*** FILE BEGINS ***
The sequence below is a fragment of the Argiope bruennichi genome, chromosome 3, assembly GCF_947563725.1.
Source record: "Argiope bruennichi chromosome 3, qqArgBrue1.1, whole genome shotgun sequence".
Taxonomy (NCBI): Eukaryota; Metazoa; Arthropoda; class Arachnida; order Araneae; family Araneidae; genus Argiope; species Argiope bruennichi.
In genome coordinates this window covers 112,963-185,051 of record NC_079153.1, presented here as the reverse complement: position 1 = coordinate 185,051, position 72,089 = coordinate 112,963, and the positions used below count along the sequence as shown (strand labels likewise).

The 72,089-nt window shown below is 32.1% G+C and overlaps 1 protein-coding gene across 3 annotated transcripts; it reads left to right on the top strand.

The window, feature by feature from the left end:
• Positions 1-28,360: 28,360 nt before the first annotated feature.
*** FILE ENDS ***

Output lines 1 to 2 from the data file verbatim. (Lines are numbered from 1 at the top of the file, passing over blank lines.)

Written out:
The sequence below is a fragment of the Argiope bruennichi genome, chromosome 3, assembly GCF_947563725.1.
Source record: "Argiope bruennichi chromosome 3, qqArgBrue1.1, whole genome shotgun sequence".